This article was written by Elaine Warner and originally published in Edmond Life and Leisure, and the original article can be viewed here. People from Shawnee will tell you there are lots of reasons to visit the town. For my family, there are two reasons: Hamburger King and the original Van’s Pig Stand. My husband grew up in Shawnee and these two spots were highlights in his history. He remembers years when the family didn’t have a car. “We’d take a cab to church on Sundays. Our church was on East Main Street and after church we’d walk to Hamburger King.” This little diner has a history longer than my husband’s. It’s been in business since 1927 and is now in the hands of the fourth generation of the Macsas family. Although the location has changed since Jack was a kid, the quality of the food still draws him back. Almost everything is made from scratch, with a local lady bringing in fresh pies daily. The big thing here is the beef. If ever there was a reason to use the phrase “holy cow,” this is it. The 100 percent Angus beef comes from cows raised by the monks at St. Gregory’s Abbey. Grass-fed, grain-finished, the animals are pasture raised without hormones or antibiotics, and processed locally. You can’t get fresher or healthier meat. The outside of Hamburger King is totally unpretentious. The inside is original ‘60s retro. This is a long-time, home-town favorite that is easily overlooked by visitors. They’re missing a treat. While Van’s history actually goes back a century, the Highland Street location dates back to the early ‘30s. Van’s is Oklahoma’s oldest barbecue restaurant continuously-owned and operated by the same family. Their Pig Sandwich is the star of the sty. The recipe hasn’t changed since the Shawnee store opened. It features pulled pork shoulder and the original rub. Van’s also has its own barbecue relish and barbecue sauce. While there is a newer location in Shawnee, one in Moore and one in Norman, it’s the Highland store that draws us back. Try it for a great sandwich with a side of nostalgia. Shawnee’s Main Street has suffered through the years – and could use a good facelift. There are, however, some interesting spots that brighten the streetscape – and may lighten your wallet. One of the most surprising is Oak, Ash, and Thorn. First off, the striking store front stands out. Secondly, it’s a metaphysical emporium carrying rocks, crystals, incense, herbs, teas, dream-catchers and more. Check out the locally made jewelry. And don’t miss the selection of interesting jigsaw puzzles. Be careful if you go into Savvy Bites. This store carries so many items; you’re bound to find something you didn’t know you needed. Kitchen items, olive oils, vinegars, French truffles, baby items, décor, some unusual lights – the store is crowded with shelves and the shelves are packed with interesting things. I wasn’t shopping but walked out with a lemon zester and a clip-and-go cell phone strap that was a life-saver on my recent European trip. Thanks to our lunch at Hamburger King, I discovered the Monks’ Marketplace at St. Gregory’s Abbey. Here you can buy a variety of beef cuts, honey from the monks; hives plus jellies, candy, and soap made in other convents and abbeys. There are also some religious items. This little store, under the clock tower on the St. Gregory’s Abbey campus is only open three days a week: Thursday and Friday from 1:30 to 4:00 and Saturday from 9:00 to 11:30 and 1:30 to 4:00. Also on the St. Gregory (now owned by OBU) campus, you’ll find one of Oklahoma’s oldest museums – the Mabee-Gerrer Museum of Art. Founded in 1919 by Father Gregory Gerrer, it began with treasures Father Gerrer collected from all over the world. The first thing visitors see is a Cabinet of Curiosities collected by Father Gerrer. This random assemblage includes such items as a 1605 volume of philosophy, foreign money, a sawfish bill, and some pieces of porcelain. The thing that always grabs students’ attention is a shrunken head. In addition to being a world traveler and collector, Father Gerrer was a talented painter. One of the prize pieces in the museum is a portrait commissioned by Pope Pius X in 1904. A copy of this painting, also by Father Gerrer, hangs in the Vatican in Rome. Museum collections range from ancient art to contemporary works. Each area gives just tidbits of the periods and styles. Only about four percent of the museum’s holdings are on display at any one time. The museum’s Egyptian collection is one of the nation’s finest. School children are always fascinated with the mummies. The oldest mummy is about 2400 years old. Hieroglyphics on the mummy case tells us that her name was Tutu. Thanks to modern technology (X-rays and CT scans) we know that she was between 40 and 50 when she died. Her arms were folded over her chest, a common practice with high-status mummifications. Other ancient civilizations including Sumerian, Greek and Roman cultures are represented in this area. Asian art from China and Southeast Asia and South America are also included. From Medieval through the early Renaissance, much of the art created was religious or for the church – but not all. On display now is an ivory jewelry case, made in Italy around 1550. An earlier (1446) Venetian suit of armor stands in a corner nearby. Other exhibits display later European and African art, portraiture, Native American art, and contemporary works. When I think of this museum, the word “bijou” comes to mind. The museum is small compared to many art museums. Individual pieces in the collections are carefully chosen and elegantly presented. Mabee-Gerrer is definitely a jewel in Oklahoma’s crown. Shawnee’s a short drive away and the perfect destination for a day-trip but it offers enough for longer visits. ------ Click HERE to find your perfect hotel for a weekend in Shawnee.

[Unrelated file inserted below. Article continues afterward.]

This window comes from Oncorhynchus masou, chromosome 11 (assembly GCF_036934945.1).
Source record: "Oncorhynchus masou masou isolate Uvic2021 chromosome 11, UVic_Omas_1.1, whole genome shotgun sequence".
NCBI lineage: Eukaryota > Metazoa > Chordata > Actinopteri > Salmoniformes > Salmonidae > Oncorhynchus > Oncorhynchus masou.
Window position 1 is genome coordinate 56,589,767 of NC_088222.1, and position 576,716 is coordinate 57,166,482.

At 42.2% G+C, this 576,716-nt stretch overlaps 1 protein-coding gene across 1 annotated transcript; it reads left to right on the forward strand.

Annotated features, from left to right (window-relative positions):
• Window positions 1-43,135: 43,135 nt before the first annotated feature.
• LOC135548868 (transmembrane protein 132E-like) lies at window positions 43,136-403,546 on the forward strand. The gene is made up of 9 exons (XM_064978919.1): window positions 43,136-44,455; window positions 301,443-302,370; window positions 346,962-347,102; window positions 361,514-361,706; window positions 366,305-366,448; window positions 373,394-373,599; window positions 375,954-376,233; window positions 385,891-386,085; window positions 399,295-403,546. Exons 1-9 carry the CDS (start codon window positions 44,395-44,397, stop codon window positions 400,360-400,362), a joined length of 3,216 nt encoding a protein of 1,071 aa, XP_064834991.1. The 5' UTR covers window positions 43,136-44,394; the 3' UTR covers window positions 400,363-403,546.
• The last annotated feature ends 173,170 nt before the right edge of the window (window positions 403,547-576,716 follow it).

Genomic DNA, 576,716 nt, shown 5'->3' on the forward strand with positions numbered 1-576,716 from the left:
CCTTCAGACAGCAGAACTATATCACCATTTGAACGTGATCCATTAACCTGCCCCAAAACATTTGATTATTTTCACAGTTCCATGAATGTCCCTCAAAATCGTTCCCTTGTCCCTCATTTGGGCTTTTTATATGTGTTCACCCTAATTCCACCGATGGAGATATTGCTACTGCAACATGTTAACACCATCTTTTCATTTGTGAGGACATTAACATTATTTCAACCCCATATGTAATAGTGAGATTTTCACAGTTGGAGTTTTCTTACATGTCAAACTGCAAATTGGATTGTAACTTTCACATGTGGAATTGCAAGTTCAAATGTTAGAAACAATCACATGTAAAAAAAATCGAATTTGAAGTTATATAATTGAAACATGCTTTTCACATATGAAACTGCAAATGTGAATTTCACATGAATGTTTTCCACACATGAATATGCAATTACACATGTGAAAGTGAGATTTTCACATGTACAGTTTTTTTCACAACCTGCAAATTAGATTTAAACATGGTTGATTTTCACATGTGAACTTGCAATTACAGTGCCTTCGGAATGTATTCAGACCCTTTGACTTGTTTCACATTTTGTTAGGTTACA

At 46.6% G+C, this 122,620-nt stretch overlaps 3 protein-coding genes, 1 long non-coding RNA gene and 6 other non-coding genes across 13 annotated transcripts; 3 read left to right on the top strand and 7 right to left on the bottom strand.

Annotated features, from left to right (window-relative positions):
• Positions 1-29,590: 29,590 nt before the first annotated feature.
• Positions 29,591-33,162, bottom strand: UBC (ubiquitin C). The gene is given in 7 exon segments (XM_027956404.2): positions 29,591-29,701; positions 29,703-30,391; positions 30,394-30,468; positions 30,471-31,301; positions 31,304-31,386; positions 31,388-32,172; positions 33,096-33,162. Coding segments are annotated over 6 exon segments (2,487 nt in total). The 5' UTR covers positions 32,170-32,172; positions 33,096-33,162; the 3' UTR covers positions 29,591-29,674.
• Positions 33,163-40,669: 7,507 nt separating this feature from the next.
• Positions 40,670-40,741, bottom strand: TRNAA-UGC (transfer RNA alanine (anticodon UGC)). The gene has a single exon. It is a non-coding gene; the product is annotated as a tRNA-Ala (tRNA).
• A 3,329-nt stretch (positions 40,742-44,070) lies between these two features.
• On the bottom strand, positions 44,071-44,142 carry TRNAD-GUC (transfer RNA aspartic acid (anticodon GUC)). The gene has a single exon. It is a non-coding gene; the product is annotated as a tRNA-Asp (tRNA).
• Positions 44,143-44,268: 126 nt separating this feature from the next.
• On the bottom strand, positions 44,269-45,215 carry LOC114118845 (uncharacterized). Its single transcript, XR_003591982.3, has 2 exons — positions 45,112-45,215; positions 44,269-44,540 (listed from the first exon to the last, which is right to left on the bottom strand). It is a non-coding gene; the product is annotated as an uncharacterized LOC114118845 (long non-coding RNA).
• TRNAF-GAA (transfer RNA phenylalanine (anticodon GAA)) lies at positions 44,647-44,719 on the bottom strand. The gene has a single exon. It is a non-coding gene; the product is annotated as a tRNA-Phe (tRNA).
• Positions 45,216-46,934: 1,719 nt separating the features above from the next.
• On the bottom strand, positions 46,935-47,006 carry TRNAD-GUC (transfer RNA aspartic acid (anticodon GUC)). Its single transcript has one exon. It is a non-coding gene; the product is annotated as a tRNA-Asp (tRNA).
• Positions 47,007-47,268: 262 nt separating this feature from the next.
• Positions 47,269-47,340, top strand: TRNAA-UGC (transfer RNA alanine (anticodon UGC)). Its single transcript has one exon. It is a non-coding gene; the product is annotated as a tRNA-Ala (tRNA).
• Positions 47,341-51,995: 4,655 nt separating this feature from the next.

• Fun Things for Kids to Do in Shawnee